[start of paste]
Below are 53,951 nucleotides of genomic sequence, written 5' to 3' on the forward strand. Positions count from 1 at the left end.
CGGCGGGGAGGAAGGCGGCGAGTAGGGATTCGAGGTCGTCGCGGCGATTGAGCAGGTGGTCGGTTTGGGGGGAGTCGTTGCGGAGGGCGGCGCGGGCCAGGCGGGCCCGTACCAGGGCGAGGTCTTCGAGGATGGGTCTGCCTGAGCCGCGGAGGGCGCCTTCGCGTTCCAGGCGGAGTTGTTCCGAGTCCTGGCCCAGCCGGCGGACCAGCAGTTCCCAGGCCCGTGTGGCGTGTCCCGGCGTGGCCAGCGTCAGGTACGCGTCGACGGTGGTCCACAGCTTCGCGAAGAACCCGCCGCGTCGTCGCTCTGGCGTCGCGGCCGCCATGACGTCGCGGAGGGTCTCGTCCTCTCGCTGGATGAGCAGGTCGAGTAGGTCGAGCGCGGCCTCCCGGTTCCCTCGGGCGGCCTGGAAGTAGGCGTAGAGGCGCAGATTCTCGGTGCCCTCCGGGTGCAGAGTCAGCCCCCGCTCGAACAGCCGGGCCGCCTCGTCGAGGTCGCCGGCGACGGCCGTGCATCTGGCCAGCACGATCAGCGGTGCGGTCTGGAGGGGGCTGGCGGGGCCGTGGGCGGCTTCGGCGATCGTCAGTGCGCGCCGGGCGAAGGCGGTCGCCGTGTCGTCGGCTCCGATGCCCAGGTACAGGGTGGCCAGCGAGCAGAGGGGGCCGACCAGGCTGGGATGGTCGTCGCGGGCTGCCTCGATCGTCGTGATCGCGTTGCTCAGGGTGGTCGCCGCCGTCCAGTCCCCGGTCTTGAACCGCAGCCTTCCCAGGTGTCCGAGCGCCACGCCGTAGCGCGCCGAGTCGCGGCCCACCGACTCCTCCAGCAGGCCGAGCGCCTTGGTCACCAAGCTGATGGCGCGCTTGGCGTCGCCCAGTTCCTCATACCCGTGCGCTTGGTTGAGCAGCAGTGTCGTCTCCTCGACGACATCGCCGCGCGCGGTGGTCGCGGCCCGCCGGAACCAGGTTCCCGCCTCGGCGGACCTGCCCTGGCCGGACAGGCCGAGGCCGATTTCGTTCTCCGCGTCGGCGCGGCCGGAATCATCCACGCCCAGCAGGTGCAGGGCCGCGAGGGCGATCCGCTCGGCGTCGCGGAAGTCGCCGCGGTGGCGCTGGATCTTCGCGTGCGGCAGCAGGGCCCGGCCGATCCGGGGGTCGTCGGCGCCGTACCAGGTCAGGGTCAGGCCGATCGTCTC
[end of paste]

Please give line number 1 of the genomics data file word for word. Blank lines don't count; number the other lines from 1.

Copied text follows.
Below are 53,951 nucleotides of genomic sequence, written 5' to 3' on the forward strand. Positions count from 1 at the left end.